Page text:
Benefits of an LLC

  • Protect your personal assets with liability protection
  • Save money on taxes
  • Low corporate maintenance relative to other entity types
Order Now Learn More

C Corporation ( C-Corp )

Based on your answers, an C-Corporation may be the best entity for your business. This result is not a substitute for the advice of an attorney. Forming a C-corporation provides personal asset protection and formalization of your business structure. It serves as a separation of your personal assets from those of your business and enables the business to take on investors.

Benefits of a C-Corporation

  • Protect your personal assets with liability protection
  • Set up a strong foundation to take on financing for the business
  • Establish credibility with customers
Order Now Learn More

S Corporation ( S-Corp )

Based on your answers, you may want to file a S-Corp Election. This result is not a substitute for the advice of an attorney. An S-Corp Election is a tax-related filing. Many people think that an S-Corporation is a type of corporation, but really, an S-Corporation is a C-Corporation with an S-Corporation tax election. When the S-Corp tax election is made, the entity is telling the federal government that it would like to be taxed as a partnership rather than as a corporation. This is often done to avoid taxation at the corporate level and then again when distributions are made (at the individual level).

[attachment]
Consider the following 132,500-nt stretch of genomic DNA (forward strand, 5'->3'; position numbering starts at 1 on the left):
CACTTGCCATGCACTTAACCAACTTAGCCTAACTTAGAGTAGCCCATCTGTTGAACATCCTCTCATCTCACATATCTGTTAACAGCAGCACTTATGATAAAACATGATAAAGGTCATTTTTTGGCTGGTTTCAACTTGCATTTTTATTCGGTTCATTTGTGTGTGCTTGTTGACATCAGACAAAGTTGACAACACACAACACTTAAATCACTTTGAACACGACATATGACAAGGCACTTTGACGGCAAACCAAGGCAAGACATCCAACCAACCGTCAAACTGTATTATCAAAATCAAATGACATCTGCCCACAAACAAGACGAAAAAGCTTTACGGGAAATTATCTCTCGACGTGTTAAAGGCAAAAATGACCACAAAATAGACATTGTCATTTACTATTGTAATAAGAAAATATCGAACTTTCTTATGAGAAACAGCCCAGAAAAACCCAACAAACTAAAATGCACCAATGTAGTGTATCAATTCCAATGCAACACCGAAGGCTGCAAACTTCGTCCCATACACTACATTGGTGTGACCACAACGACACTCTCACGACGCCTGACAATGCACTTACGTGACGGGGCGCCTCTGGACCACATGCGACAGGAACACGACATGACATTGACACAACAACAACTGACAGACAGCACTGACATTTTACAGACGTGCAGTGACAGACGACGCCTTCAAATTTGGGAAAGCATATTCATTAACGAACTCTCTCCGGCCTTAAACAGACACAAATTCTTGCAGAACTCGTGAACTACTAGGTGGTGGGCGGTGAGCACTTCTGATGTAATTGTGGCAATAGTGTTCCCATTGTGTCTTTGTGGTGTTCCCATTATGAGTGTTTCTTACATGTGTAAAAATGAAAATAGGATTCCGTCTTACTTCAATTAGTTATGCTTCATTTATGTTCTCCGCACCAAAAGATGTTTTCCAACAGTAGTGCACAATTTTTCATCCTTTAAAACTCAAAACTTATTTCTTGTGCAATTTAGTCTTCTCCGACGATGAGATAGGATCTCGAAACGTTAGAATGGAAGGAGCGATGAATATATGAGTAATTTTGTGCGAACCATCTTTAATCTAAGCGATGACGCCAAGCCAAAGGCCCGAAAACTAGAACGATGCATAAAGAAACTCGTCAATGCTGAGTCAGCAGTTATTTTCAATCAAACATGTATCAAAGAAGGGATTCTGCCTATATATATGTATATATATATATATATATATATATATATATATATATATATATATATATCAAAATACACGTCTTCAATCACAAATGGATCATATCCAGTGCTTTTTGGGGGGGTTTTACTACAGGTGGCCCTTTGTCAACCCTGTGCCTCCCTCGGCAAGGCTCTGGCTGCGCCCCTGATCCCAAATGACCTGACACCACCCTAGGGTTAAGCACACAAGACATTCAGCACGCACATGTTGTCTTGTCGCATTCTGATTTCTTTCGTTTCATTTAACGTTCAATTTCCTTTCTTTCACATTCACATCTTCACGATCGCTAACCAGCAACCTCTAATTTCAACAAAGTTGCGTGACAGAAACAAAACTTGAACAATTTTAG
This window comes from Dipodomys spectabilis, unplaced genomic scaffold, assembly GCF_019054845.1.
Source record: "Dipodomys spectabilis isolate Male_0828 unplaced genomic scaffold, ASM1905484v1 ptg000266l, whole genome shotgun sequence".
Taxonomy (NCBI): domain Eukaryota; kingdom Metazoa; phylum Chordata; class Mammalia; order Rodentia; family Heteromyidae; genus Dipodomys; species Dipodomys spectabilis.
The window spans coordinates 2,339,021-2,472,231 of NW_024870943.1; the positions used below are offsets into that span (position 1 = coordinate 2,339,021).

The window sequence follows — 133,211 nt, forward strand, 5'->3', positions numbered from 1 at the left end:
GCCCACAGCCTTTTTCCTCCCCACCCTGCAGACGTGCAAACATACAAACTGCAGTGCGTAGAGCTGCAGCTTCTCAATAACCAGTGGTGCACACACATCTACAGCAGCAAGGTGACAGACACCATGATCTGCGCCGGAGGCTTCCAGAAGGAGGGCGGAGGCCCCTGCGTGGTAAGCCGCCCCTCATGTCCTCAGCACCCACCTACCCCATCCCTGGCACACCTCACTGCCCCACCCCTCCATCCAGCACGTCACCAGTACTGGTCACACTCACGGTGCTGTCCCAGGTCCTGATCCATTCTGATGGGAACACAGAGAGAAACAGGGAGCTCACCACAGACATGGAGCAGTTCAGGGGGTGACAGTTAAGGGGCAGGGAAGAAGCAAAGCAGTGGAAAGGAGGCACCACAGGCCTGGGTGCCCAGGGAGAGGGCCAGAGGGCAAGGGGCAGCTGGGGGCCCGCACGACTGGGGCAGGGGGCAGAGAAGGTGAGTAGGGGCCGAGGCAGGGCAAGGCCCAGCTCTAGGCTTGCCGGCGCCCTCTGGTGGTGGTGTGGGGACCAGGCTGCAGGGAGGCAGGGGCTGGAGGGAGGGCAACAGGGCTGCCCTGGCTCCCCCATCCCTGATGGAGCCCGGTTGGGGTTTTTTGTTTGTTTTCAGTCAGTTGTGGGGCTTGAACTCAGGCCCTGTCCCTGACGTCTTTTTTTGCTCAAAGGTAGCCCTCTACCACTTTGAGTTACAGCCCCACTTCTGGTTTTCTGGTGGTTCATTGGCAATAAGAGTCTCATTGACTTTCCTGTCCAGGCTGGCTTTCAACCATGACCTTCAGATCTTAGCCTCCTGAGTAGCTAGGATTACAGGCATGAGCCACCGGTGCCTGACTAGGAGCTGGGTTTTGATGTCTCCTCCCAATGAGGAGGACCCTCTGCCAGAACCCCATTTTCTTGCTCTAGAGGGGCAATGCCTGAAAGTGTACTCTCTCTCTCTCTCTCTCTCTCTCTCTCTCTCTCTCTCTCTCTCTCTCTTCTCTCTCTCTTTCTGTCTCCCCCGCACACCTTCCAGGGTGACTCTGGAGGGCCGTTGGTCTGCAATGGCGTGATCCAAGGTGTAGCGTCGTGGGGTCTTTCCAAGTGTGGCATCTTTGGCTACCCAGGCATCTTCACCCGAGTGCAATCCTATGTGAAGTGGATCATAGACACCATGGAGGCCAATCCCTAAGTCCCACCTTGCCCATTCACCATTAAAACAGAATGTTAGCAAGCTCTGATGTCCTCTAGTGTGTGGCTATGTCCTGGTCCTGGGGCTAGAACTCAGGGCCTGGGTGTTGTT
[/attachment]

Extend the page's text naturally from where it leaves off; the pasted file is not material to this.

Benefits of an S-Corporation

  • Raise Money By Selling Shares
  • Avoid double taxation
  • Gain liability protection
Order Now Learn More

Common Choice: Nonprofit

Based on your answers, an NonProfit may be the best entity for your business. This result is not a substitute for the advice of an attorney. Non-profit organizations use surplus revenues to achieve goals rather than distributing them as profit or dividends. Forming a nonprofit often entitles your business to special deductions and tax breaks.

Benefits of a Non Profit

  • Protect your personal assets with liability protection.
  • Establish a structure in which investors can invest in the business.
  • Provide the proper structure for a business centered on public service.
Order Now Learn More

Professional LLC